At WGCU Radio in Southwest Florida, Mike Kiniry recently interviewed Jacob Mchangama about current threats to free speech and his book Free Speech: A History from Socrates to Social Media.


After the United States Constitution was ratified, Congress adopted ten amendments which were then ratified by three-fourths of the states, and these ten amendments are now known as the “Bill of Rights.”

The Bill of Rights outlines specific protections for individual liberties and imposes restrictions on the federal government.

The first amendment states: “Congress shall make no law respecting an establishment of religion, or prohibiting the free exercise thereof; or abridging the freedom of speech, or of the press, or the right of the people peaceably to assemble, and to petition the Government for a redress of grievances.”

The idea that individuals — or the press — have the right to express opinions and ideas without government censorship or interference, while not entirely unprecedented is far from the norm throughout human history.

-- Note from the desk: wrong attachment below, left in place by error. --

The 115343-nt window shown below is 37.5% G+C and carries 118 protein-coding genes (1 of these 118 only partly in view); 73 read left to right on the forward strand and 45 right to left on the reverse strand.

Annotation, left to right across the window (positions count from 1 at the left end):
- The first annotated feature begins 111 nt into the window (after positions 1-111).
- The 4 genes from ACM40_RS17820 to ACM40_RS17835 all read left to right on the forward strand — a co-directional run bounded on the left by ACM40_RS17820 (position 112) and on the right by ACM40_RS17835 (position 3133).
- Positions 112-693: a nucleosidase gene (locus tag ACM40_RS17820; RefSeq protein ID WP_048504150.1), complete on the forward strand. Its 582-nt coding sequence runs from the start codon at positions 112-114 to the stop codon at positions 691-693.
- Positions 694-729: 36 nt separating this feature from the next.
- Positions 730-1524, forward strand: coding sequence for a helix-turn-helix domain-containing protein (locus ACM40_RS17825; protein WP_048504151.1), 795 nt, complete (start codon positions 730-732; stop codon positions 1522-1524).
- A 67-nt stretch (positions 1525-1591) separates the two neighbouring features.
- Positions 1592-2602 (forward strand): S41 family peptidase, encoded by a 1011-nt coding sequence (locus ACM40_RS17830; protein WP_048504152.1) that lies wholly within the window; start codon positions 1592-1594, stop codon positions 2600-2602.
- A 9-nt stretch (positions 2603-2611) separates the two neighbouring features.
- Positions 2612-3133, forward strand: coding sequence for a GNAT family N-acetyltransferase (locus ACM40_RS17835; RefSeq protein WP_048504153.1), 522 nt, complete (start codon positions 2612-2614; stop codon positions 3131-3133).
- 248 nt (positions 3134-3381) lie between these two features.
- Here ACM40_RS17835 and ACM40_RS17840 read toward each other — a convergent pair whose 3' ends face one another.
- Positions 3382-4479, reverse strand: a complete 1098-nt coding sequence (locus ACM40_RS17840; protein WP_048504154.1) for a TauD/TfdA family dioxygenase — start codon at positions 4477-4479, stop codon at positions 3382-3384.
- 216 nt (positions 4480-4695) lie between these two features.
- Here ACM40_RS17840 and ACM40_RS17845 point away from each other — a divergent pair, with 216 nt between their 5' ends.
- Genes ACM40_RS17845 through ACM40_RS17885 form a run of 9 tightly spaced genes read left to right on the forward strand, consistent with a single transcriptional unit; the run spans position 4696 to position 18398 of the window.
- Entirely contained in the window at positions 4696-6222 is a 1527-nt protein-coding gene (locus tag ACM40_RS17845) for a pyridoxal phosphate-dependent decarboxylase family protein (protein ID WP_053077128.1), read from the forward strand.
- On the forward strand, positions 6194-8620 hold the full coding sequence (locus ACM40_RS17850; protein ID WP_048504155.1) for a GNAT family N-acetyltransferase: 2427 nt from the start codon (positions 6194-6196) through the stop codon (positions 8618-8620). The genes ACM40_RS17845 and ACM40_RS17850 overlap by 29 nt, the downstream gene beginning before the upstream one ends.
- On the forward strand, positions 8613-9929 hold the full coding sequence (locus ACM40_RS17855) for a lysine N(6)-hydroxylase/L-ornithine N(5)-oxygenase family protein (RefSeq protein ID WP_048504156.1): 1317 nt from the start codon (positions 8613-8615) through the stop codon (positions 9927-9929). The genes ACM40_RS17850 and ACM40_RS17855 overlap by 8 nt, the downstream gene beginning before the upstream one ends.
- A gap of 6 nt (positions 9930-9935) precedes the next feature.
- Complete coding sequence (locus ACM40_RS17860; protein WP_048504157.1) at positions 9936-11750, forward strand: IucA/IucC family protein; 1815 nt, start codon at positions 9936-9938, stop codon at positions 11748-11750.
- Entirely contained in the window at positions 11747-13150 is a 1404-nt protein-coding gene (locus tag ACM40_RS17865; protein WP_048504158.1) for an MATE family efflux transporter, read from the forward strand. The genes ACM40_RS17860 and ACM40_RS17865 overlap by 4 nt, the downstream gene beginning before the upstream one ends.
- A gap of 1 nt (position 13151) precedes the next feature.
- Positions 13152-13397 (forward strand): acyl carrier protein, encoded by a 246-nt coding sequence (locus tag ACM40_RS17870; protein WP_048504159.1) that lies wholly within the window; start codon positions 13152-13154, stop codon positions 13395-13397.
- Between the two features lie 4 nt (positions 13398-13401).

The First Amendment to the United States Constitution remains the gold standard globally when it comes to protecting speech. But, our guest says history shows that protecting freedom of expression cannot be guaranteed without strong support from those who it protects — and that includes strongly supporting the right to expression for those who we strongly disagree with.

Jacob Mchangama is director of the Future of Free Speech Project at Vanderbilt University, and a Senior Fellow at The Foundation for Individual Rights and Expression in Philadelphia. And he’s the author of “Free Speech: A History from Socrates to Social Media” published in 2022. This conversation was recorded on March 4, 2024.

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Jacob Mchangama is the Founder and Executive Director of The Future of Free Speech. He is also a research professor at Vanderbilt University and a Senior Fellow at The Foundation for Individual Rights and Expression (FIRE).